What do Great Crested Newts, Willow Tits and Harvest Mice have in common?  They are part of a ground-breaking project developed by Froglife and the Sheffield City Council Ecology Team, who have linked their once fragmented habitats into an interconnected wildlife corridor stretching over 4km.

The wildlife corridor goes North to South from Woodhouse Washlands to Holbrook Marsh and Heath on the outskirts of Sheffield.

The project, running from 2018-2020, created 43 breeding ponds and made numerous wildlife scrapes, hibernation spaces for reptiles and amphibians and provided foraging habitats and breeding areas for Willow Tits and Harvest Mice.

It also ‘linked’ local and national businesses, encouraged collaborative partnerships with conservation bodies, land-owners and charities, and involved skill-sharing and education with local schools and the community on the importance of wildlife corridors and those species mentioned.

Finishing in late February/early March 2020, the project came to fruition when around five thousand young whips were provided by the Environment Agency with the aim of ensuring that the Great Crested Newts and Harvest Mice were able to travel along the wetland corridor via trees, shrubs and hedgerows.

Many were planted by school children, including 25 of the UK’s rarest hardwood trees, the Black Poplar and other varieties such as Silver Birch, Elder, Hawthorn, Hazel, Blackthorn, Grey Willow and Alder Buckthorn. Numerous Willow Tit nest boxes were put up and areas of Philaris grass were planted to encourage Harvest Mouse nesting.

Although it’s early days, Sheffield Council Biodiversity Officer, Angus Hunter has announced the project, “A resounding success, with endangered Great Crested Newts recorded breeding in many of the new ponds as well as the critically endangered Willow Tit being confirmed as establishing at least one territory within the project area for the first time.

“Further Surveys for Harvest Mice will be carried out over the summer to see if they are moving into the landscape scale wildlife corridor that is benefitting a huge number of other species including Grass snake, Frogs and Toads.”

James McAdie, Operations Manager for Froglife agreed, “Good quality aquatic ecosystems are intrinsically biodiverse and the creation of a pond network was intended to have knock on benefits to many other priority species found in the local area.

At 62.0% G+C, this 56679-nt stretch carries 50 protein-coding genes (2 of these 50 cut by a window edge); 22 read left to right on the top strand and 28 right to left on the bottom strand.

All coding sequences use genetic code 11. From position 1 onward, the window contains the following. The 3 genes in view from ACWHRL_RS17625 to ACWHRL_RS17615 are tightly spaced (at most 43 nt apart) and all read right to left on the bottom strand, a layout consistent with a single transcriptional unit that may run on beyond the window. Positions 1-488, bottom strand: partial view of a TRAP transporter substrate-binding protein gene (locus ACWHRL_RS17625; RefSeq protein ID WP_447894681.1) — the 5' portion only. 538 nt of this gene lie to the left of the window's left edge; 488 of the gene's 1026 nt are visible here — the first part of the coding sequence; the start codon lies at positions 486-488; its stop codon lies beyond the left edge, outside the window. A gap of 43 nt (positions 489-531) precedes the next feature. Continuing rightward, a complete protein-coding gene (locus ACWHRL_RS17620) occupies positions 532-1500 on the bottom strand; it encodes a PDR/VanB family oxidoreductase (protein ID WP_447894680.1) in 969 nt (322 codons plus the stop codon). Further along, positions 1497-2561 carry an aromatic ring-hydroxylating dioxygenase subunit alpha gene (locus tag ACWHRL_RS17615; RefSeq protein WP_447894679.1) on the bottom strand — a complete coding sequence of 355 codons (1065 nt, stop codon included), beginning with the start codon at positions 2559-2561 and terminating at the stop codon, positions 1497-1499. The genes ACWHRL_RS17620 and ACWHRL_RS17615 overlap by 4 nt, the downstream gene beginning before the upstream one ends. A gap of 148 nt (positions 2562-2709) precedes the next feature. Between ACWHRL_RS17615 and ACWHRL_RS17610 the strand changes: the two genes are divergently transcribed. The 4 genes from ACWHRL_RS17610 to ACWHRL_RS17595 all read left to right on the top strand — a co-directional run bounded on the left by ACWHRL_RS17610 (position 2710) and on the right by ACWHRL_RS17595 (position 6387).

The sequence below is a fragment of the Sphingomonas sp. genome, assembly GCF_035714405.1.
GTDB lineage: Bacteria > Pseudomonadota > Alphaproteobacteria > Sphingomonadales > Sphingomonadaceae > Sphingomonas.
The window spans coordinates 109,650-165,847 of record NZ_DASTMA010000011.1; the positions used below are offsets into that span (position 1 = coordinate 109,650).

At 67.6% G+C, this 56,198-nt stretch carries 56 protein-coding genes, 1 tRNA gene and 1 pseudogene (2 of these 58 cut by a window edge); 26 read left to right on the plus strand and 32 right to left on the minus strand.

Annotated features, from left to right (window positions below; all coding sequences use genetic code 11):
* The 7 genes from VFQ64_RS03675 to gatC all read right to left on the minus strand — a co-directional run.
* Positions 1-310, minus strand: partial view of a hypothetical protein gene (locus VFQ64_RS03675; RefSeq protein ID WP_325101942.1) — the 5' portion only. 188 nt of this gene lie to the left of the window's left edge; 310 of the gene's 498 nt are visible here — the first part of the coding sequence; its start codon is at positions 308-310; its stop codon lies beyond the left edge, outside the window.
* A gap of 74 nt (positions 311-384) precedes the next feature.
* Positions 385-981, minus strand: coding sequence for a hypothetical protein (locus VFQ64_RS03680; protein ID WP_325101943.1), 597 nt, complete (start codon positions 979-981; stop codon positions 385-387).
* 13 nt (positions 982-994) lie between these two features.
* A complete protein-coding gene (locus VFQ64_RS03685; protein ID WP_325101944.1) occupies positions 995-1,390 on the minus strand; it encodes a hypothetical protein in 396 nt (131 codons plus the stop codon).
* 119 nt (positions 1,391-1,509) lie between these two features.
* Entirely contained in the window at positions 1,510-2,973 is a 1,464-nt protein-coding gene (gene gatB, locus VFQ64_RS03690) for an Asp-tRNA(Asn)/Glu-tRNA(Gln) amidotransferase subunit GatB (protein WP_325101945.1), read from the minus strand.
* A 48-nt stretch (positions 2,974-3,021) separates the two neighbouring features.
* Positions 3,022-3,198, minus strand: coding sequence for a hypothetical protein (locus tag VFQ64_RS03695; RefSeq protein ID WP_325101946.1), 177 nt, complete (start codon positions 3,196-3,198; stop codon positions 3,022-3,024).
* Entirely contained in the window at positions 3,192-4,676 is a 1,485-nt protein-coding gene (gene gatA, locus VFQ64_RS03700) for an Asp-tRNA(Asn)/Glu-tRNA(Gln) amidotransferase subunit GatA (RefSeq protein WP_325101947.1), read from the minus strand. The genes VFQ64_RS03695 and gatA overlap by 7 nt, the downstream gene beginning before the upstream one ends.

“The Sheffield Wetland Corridor project through joint partnership working, skill sharing, species expertise, flexibility, hard work and a common objective to improve the landscape for wildlife and people has been a tremendous success and will be even more measurable in future years as the monitoring of the corridor continues.”

Map showing the Sheffield Wetland Corridor

There are now plans between Froglife and the Sheffield Council Ecology Team to look for further funding to extend the wetland corridor up through the four eastern Sheffield waterways (Shirtcliffe Brook, Shire Brook, Ochre Dyke and Short Brook) and to incorporate offshoot breeding ponds and wetland habitat as part of the cities Natural Flood Management Defence System.

This project was fundraised and project managed by the national Reptile and Amphibian conservation charity, Froglife (through a Veolia grant match funded by the Environment Agency) and Sheffield City Council Ecology Unit.

Partners in the project included The National Grid, Environment Agency, Natural England, Sheffield and Rotherham Wildlife Trusts, Beighton Miners Welfare, Beighton Environment Group, Sheffield Landscape Trust, Starbuck Farm, Reignhead and Brook House Junior Schools.

Find out more about Sheffield City Council’s Ecology Unit